Sunday, January 18, 2009

Bp. Jenkins post Katrina

They are an unlikely pair, chatting up people on porch stoops in the poorer neighborhoods of New Orleans: Bishop Charles Jenkins, 57, the son of white, rural north Louisiana and pastor to 18,000 south Louisiana Episcopalians, and Jerome Smith, 69, black and rumpled, son of Treme, a former Freedom Rider from the civil rights movement.

Before Hurricane Katrina, in the days when Jenkins says he was focused more on the well-being of his predominantly white church than his predominantly black city, they might never have crossed paths.

But since Katrina, they have forged a relationship in which Jenkins, now deep into a profound personal and spiritual transformation, said he has come to love and rely on Smith. Smith, a sometimes fiery activist in whom Jenkins sees a gentle soul, has become one of the bishop's principal guides into New Orleans' poor African-American culture, a landscape Jenkins said he previously glimpsed but did not understand.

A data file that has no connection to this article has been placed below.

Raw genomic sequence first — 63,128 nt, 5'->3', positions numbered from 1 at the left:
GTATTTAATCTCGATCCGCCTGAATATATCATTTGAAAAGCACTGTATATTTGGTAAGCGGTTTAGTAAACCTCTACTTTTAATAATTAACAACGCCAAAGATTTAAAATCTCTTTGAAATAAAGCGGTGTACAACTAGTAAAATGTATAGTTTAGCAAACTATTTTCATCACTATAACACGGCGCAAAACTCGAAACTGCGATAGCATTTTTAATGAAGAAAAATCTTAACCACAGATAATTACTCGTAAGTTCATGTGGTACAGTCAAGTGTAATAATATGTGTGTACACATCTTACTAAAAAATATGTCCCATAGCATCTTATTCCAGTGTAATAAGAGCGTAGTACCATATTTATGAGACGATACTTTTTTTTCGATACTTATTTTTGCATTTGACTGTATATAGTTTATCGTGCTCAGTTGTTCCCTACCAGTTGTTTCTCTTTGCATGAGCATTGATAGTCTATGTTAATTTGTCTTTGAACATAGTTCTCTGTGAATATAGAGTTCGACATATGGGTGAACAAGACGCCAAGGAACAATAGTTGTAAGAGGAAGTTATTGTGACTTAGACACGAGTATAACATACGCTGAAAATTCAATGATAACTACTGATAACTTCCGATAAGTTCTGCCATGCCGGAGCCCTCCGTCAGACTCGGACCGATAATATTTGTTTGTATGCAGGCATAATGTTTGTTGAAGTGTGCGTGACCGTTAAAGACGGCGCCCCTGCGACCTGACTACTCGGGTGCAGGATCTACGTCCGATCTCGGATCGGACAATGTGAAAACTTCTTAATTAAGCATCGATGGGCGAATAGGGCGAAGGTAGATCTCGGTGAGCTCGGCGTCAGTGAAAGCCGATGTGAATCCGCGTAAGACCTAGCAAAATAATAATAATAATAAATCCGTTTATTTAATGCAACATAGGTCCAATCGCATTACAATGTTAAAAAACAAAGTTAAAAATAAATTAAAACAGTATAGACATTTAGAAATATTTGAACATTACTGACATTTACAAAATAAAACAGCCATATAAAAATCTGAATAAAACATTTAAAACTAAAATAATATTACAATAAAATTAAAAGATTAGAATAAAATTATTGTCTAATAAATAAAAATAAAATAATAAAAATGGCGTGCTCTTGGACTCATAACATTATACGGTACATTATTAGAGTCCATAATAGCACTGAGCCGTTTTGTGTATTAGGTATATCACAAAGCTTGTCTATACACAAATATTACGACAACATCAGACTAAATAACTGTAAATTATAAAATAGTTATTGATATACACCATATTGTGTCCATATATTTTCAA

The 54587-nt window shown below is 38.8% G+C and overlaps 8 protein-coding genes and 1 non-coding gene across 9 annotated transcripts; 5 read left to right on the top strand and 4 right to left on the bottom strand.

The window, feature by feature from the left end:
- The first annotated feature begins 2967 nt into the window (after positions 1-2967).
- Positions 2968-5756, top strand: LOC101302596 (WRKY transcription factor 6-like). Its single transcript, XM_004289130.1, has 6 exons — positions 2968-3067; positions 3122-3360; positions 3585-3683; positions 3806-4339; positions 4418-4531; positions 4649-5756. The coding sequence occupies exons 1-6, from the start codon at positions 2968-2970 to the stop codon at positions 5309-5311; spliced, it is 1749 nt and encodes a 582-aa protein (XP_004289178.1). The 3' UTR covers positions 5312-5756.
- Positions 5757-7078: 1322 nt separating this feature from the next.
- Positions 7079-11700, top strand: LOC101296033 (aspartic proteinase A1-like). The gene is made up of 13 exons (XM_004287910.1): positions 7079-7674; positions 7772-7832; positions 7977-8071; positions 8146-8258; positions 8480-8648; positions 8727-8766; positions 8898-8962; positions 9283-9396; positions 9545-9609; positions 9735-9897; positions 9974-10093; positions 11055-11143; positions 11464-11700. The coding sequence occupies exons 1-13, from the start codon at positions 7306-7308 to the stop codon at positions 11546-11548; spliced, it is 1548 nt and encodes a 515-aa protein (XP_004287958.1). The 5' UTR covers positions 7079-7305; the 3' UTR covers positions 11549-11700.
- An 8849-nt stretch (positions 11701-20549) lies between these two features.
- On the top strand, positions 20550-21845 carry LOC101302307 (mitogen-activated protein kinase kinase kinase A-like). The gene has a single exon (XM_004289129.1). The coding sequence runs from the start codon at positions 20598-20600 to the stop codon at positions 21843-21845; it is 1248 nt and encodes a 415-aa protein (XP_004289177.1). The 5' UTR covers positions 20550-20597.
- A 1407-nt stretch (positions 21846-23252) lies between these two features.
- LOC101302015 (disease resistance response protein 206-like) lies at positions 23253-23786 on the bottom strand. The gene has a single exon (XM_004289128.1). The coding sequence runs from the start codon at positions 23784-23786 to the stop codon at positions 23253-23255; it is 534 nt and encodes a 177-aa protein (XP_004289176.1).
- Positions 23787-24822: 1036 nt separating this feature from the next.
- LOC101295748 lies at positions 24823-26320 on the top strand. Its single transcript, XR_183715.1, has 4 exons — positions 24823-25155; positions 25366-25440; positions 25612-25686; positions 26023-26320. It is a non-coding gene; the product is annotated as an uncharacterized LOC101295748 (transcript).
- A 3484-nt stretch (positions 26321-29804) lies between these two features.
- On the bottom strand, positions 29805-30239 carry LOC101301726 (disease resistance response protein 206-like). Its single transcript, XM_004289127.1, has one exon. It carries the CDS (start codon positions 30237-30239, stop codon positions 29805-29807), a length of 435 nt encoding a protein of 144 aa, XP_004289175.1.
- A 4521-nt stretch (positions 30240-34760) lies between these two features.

"He's my mentor, you know," Jenkins said recently. "It is a good day whenever Jerome Smith comes by."

But Smith is only one symbol of the journey of Charles Jenkins, and by extension Jenkins' diocese, since Katrina.

Bishop Jenkins was the speaker at our last diocesan convention. He is a true man of God. Read this article all the way through, it's worth the time.

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